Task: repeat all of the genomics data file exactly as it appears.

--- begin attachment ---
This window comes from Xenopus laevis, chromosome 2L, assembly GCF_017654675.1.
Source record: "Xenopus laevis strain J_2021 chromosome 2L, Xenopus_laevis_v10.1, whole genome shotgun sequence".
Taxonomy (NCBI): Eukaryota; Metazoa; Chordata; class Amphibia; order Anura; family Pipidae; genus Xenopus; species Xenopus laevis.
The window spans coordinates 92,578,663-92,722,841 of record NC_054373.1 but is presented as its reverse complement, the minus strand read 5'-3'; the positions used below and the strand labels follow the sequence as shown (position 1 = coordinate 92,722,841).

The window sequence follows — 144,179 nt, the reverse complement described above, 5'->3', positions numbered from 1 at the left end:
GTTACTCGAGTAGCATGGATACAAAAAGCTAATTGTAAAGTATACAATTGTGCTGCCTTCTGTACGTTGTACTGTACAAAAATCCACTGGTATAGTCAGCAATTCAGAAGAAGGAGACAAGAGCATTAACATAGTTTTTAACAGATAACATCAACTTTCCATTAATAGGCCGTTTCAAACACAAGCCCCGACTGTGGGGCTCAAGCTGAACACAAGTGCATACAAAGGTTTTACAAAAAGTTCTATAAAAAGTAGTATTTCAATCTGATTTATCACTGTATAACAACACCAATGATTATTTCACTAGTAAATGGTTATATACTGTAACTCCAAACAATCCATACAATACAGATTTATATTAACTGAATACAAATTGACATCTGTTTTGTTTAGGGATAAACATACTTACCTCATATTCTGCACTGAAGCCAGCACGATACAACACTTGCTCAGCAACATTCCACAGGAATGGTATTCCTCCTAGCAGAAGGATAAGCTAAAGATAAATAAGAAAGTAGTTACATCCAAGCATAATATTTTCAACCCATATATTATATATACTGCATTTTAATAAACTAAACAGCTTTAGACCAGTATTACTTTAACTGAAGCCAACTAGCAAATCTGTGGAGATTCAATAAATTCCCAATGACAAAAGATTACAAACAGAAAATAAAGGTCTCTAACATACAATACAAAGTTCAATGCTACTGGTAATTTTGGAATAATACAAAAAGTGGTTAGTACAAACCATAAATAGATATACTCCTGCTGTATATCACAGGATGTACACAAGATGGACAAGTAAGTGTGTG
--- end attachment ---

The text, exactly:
This window comes from Xenopus laevis, chromosome 2L, assembly GCF_017654675.1.
Source record: "Xenopus laevis strain J_2021 chromosome 2L, Xenopus_laevis_v10.1, whole genome shotgun sequence".
Taxonomy (NCBI): Eukaryota; Metazoa; Chordata; class Amphibia; order Anura; family Pipidae; genus Xenopus; species Xenopus laevis.
The window spans coordinates 92,578,663-92,722,841 of record NC_054373.1 but is presented as its reverse complement, the minus strand read 5'-3'; the positions used below and the strand labels follow the sequence as shown (position 1 = coordinate 92,722,841).

The window sequence follows — 144,179 nt, the reverse complement described above, 5'->3', positions numbered from 1 at the left end:
GTTACTCGAGTAGCATGGATACAAAAAGCTAATTGTAAAGTATACAATTGTGCTGCCTTCTGTACGTTGTACTGTACAAAAATCCACTGGTATAGTCAGCAATTCAGAAGAAGGAGACAAGAGCATTAACATAGTTTTTAACAGATAACATCAACTTTCCATTAATAGGCCGTTTCAAACACAAGCCCCGACTGTGGGGCTCAAGCTGAACACAAGTGCATACAAAGGTTTTACAAAAAGTTCTATAAAAAGTAGTATTTCAATCTGATTTATCACTGTATAACAACACCAATGATTATTTCACTAGTAAATGGTTATATACTGTAACTCCAAACAATCCATACAATACAGATTTATATTAACTGAATACAAATTGACATCTGTTTTGTTTAGGGATAAACATACTTACCTCATATTCTGCACTGAAGCCAGCACGATACAACACTTGCTCAGCAACATTCCACAGGAATGGTATTCCTCCTAGCAGAAGGATAAGCTAAAGATAAATAAGAAAGTAGTTACATCCAAGCATAATATTTTCAACCCATATATTATATATACTGCATTTTAATAAACTAAACAGCTTTAGACCAGTATTACTTTAACTGAAGCCAACTAGCAAATCTGTGGAGATTCAATAAATTCCCAATGACAAAAGATTACAAACAGAAAATAAAGGTCTCTAACATACAATACAAAGTTCAATGCTACTGGTAATTTTGGAATAATACAAAAAGTGGTTAGTACAAACCATAAATAGATATACTCCTGCTGTATATCACAGGATGTACACAAGATGGACAAGTAAGTGTGTG